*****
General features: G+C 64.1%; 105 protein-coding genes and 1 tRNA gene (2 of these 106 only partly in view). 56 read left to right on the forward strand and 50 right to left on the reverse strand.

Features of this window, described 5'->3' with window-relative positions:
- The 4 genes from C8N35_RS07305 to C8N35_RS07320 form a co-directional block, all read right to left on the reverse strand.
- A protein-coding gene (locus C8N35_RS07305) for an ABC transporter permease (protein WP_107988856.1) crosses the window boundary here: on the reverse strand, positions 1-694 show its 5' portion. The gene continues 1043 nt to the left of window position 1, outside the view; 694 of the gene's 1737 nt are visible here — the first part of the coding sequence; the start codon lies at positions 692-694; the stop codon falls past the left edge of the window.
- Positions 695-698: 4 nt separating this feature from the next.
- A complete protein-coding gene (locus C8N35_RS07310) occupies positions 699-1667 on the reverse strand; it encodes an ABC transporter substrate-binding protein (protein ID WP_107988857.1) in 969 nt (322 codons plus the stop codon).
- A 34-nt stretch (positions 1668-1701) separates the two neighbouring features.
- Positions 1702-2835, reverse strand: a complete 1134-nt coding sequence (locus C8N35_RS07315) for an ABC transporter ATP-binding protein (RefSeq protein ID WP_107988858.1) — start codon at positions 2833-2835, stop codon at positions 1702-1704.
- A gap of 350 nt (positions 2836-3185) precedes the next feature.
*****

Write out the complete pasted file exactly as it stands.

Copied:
General features: G+C 64.1%; 105 protein-coding genes and 1 tRNA gene (2 of these 106 only partly in view). 56 read left to right on the forward strand and 50 right to left on the reverse strand.

Features of this window, described 5'->3' with window-relative positions:
- The 4 genes from C8N35_RS07305 to C8N35_RS07320 form a co-directional block, all read right to left on the reverse strand.
- A protein-coding gene (locus C8N35_RS07305) for an ABC transporter permease (protein WP_107988856.1) crosses the window boundary here: on the reverse strand, positions 1-694 show its 5' portion. The gene continues 1043 nt to the left of window position 1, outside the view; 694 of the gene's 1737 nt are visible here — the first part of the coding sequence; the start codon lies at positions 692-694; the stop codon falls past the left edge of the window.
- Positions 695-698: 4 nt separating this feature from the next.
- A complete protein-coding gene (locus C8N35_RS07310) occupies positions 699-1667 on the reverse strand; it encodes an ABC transporter substrate-binding protein (protein ID WP_107988857.1) in 969 nt (322 codons plus the stop codon).
- A 34-nt stretch (positions 1668-1701) separates the two neighbouring features.
- Positions 1702-2835, reverse strand: a complete 1134-nt coding sequence (locus C8N35_RS07315) for an ABC transporter ATP-binding protein (RefSeq protein ID WP_107988858.1) — start codon at positions 2833-2835, stop codon at positions 1702-1704.
- A gap of 350 nt (positions 2836-3185) precedes the next feature.